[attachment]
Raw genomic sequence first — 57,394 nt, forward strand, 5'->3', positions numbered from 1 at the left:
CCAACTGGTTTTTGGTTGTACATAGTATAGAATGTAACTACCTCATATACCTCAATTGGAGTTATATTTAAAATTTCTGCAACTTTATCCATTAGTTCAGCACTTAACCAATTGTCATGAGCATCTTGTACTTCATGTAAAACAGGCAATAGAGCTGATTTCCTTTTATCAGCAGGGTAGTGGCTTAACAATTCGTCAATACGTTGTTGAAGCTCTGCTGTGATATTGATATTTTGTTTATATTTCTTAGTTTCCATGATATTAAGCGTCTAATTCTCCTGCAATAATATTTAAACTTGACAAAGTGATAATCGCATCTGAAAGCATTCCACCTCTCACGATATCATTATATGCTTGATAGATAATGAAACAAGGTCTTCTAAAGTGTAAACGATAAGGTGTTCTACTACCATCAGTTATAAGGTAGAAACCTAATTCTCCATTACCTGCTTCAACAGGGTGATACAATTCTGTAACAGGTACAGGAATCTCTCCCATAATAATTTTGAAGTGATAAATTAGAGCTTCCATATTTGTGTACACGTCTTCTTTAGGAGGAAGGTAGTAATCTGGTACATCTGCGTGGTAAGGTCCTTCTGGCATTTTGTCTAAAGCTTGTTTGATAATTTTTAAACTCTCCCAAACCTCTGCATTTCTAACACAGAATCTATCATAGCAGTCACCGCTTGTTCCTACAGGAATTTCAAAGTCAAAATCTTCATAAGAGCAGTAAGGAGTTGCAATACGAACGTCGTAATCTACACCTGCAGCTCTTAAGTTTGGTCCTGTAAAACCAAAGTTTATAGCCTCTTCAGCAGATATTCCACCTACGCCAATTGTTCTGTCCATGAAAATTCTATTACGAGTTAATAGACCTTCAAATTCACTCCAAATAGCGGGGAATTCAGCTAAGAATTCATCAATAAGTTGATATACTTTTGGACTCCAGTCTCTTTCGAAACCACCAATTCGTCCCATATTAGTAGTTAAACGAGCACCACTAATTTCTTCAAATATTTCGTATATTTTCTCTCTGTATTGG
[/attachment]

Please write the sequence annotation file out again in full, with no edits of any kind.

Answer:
Raw genomic sequence first — 57,394 nt, forward strand, 5'->3', positions numbered from 1 at the left:
CCAACTGGTTTTTGGTTGTACATAGTATAGAATGTAACTACCTCATATACCTCAATTGGAGTTATATTTAAAATTTCTGCAACTTTATCCATTAGTTCAGCACTTAACCAATTGTCATGAGCATCTTGTACTTCATGTAAAACAGGCAATAGAGCTGATTTCCTTTTATCAGCAGGGTAGTGGCTTAACAATTCGTCAATACGTTGTTGAAGCTCTGCTGTGATATTGATATTTTGTTTATATTTCTTAGTTTCCATGATATTAAGCGTCTAATTCTCCTGCAATAATATTTAAACTTGACAAAGTGATAATCGCATCTGAAAGCATTCCACCTCTCACGATATCATTATATGCTTGATAGATAATGAAACAAGGTCTTCTAAAGTGTAAACGATAAGGTGTTCTACTACCATCAGTTATAAGGTAGAAACCTAATTCTCCATTACCTGCTTCAACAGGGTGATACAATTCTGTAACAGGTACAGGAATCTCTCCCATAATAATTTTGAAGTGATAAATTAGAGCTTCCATATTTGTGTACACGTCTTCTTTAGGAGGAAGGTAGTAATCTGGTACATCTGCGTGGTAAGGTCCTTCTGGCATTTTGTCTAAAGCTTGTTTGATAATTTTTAAACTCTCCCAAACCTCTGCATTTCTAACACAGAATCTATCATAGCAGTCACCGCTTGTTCCTACAGGAATTTCAAAGTCAAAATCTTCATAAGAGCAGTAAGGAGTTGCAATACGAACGTCGTAATCTACACCTGCAGCTCTTAAGTTTGGTCCTGTAAAACCAAAGTTTATAGCCTCTTCAGCAGATATTCCACCTACGCCAATTGTTCTGTCCATGAAAATTCTATTACGAGTTAATAGACCTTCAAATTCACTCCAAATAGCGGGGAATTCAGCTAAGAATTCATCAATAAGTTGATATACTTTTGGACTCCAGTCTCTTTCGAAACCACCAATTCGTCCCATATTAGTAGTTAAACGAGCACCACTAATTTCTTCAAATATTTCGTATATTTTCTCTCTGTATTGG